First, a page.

Using Inquiry Teaching to Promote Student Critical Thinking and Content Knowledge in a Nonmajors Biology Course
Miao Gao1, *, Ian J. Quitadamo2
1Department of Early Childhood Education, School of Education, Nanjing Normal University, Nanjing, China
2Departments of Biological Sciences and Science Education, Central Washington University, Ellensburg, WA, United States of America
To cite this article:
Miao Gao, Ian J. Quitadamo. Using Inquiry Teaching to Promote Student Critical Thinking and Content Knowledge in a Nonmajors Biology Course. Education Journal. Vol. 4, No. 4, 2015, pp. 182-188. doi: 10.11648/j.edu.20150404.17
Abstract: A national focus on inquiry teaching promotes critical thinking and content knowledge; however, few studies show the level of inquiry needed to develop both outcomes. This study compared the effects of full inquiry (n = 21) or partial inquiry (n = 24) on undergraduate nonmajors biology critical thinking and content knowledge gains. Pre- and posttest assessment using the Critical thinking Assessment Test and three common content exams showed both full and partial inquiry improved students’ critical thinking ability, but only full inquiry significantly increased content knowledge.
Keywords: Inquiry Teaching, Critical Thinking, Content Knowledge, Quantitative, Assessment
International and domestic competitiveness of United States undergraduates is largely dependent on their ability to problem solve and critically think. An increasing number of national reports indicate a growing concern about the effectiveness of higher education teaching practices and decreased science and mathematics performance of U.S. students relative to other countries (National Academy of Sciences, National Academy of Engineering, and Institute of Medicine 2005; National Science Board 2007; The Task Force on the Future of American Innovation 2005; U.S. Department of Education 2000). While a majority of college faculty deem critical thinking to be an essential skill, only a small fraction of students can actually demonstrate this skill using a standardized instrument (Association of American Colleges and Universities 2005). This shows an apparent discrepancy between faculty expectations and students’ ability to think critically.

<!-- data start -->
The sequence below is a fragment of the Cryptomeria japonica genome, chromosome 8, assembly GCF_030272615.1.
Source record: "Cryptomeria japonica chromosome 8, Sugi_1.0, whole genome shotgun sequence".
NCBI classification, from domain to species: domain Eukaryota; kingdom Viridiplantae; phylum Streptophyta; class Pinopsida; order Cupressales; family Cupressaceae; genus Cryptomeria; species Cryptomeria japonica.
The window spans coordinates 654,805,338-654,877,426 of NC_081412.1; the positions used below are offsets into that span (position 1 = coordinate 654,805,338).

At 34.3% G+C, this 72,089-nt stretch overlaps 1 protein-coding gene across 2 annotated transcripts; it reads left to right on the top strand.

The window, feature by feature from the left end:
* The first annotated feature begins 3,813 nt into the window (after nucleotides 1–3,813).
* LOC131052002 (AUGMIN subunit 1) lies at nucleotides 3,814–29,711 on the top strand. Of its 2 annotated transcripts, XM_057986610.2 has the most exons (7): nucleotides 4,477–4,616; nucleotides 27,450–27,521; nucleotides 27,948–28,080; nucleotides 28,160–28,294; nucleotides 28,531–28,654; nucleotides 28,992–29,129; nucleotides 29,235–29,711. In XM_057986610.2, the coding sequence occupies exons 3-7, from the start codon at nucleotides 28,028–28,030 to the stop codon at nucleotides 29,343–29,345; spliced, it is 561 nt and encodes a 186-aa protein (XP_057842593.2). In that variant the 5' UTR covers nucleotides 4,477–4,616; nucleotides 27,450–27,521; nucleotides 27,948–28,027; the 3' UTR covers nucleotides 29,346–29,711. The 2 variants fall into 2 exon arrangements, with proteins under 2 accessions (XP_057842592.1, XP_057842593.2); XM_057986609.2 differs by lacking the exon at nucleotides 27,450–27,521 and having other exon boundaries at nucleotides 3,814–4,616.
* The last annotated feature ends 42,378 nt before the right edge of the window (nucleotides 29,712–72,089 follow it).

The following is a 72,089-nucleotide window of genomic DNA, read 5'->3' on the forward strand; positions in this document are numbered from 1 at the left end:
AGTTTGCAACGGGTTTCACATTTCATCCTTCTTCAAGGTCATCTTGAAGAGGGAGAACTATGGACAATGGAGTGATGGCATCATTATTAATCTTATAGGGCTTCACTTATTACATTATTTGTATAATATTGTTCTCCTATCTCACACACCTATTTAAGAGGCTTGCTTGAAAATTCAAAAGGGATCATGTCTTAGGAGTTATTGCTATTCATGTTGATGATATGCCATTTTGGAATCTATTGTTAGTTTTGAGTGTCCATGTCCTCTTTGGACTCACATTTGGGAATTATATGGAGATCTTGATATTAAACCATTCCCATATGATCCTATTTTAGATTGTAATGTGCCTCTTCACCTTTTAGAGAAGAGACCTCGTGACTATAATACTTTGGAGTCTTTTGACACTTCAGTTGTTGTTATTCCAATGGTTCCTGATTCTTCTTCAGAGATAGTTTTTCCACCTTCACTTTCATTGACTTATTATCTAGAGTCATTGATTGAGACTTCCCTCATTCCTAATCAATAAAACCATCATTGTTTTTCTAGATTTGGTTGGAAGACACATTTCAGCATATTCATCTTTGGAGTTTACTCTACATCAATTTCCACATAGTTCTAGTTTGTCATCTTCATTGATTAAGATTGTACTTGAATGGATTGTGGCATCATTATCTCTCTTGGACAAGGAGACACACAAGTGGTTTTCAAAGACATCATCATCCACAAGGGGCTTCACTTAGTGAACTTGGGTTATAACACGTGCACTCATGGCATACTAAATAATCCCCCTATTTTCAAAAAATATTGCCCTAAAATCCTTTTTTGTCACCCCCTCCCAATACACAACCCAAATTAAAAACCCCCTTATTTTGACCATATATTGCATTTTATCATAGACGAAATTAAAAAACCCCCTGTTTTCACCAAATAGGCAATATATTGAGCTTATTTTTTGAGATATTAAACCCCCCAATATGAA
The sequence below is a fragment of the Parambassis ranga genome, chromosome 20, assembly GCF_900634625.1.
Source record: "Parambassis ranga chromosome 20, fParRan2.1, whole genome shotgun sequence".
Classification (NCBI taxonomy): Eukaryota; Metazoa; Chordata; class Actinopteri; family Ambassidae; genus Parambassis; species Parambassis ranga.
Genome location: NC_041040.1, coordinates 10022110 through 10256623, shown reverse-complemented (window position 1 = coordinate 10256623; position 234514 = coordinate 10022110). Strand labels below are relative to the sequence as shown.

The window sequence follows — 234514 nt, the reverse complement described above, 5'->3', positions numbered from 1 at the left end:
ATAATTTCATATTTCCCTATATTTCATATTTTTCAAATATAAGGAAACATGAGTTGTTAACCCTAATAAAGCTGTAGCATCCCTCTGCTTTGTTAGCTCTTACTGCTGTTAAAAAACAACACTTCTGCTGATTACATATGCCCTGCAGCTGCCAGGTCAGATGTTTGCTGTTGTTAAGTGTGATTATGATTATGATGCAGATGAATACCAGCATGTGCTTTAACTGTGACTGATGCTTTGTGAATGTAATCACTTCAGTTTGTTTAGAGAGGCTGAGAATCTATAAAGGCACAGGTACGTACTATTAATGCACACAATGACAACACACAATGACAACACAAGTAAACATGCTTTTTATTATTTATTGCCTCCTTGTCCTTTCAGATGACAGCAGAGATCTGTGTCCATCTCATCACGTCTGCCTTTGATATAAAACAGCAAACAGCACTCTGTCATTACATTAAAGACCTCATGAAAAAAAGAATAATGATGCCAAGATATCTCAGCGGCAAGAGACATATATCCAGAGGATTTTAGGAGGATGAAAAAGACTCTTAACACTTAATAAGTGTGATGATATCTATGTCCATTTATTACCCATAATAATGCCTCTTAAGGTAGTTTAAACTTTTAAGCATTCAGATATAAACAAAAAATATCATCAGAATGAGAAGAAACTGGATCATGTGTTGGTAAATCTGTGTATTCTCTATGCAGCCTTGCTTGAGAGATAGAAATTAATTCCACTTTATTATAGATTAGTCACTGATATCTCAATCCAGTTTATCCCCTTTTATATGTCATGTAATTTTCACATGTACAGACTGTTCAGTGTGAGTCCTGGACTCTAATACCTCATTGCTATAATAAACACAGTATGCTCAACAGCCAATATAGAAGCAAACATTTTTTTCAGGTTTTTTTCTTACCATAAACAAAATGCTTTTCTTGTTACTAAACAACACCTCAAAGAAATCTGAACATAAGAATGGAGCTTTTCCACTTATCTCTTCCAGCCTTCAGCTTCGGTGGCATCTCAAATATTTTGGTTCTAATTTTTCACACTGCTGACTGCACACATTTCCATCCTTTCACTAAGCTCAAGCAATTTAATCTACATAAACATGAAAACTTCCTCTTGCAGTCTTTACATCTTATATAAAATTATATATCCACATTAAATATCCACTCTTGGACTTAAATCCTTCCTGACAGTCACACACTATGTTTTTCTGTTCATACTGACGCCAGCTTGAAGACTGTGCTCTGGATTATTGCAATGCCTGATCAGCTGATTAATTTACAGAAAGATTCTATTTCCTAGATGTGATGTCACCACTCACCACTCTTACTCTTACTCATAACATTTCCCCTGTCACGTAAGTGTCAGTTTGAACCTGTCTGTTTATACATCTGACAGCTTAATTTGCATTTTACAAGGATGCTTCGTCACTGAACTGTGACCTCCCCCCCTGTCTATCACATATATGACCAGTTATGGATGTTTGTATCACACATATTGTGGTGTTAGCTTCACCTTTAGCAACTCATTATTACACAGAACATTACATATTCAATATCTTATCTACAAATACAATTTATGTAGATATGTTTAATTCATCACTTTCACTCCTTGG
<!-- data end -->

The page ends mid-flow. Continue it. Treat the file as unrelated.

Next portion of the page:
Critical thinking (CT) can be defined as a process of purposeful self-regulatory judgment that drives problem solving and decision making (Facione 2011). At the core of CT are the component skills of analysis, interpretation, inference, explanation, evaluation, and self-regulation (Facione 2011; Facione 1990). Critical thinking skills are key to student academic, professional and personal success because increased CT skill is associated with higher cumulative grade point average (GPA), competing positively in the job market, making rational decisions in one’s personal life, and engaging in important issues as an informed citizen (Association of American Colleges and Universities 2005).
The role of CT in increasing content knowledge has often been misunderstood. Although conceived of as separate constructs, content knowledge and CT are interrelated. When CT is considered as a process, content knowledge simply becomes the raw material that is mentally processed (Bailin 2002). In other words, you cannot think critically about nothing. Critical thinking, particularly subcomponent skills of analysis, evaluation, and inference, are necessary to build a deeper understanding of scientific knowledge, to make content knowledge meaningful to students, and to apply content knowledge to real life issues. The National Research Council (2000) recommends that science be taught via inquiry, simulating authentic scientific investigation or, simply stated, the process of ‘doing science’ (Nadelson 2009). Recently, greater focus has been placed on students developing a ‘sense of place’ during inquiry; thus making the material relevant, and therefore, more meaningful. Students who design and conduct investigations in response to real life issues, grapple with bringing structure to ill-defined problems, choose suitable methods, collect and analyze data, and draw conclusions, may more effectively develop CT (Fencl 2010; Author et al. 2008). Case studies, particularly those that use real life scenarios, also help students develop CT skills as they acquire new content knowledge (Chaplin 2009; Noblitt, Vance, and Smith 2010).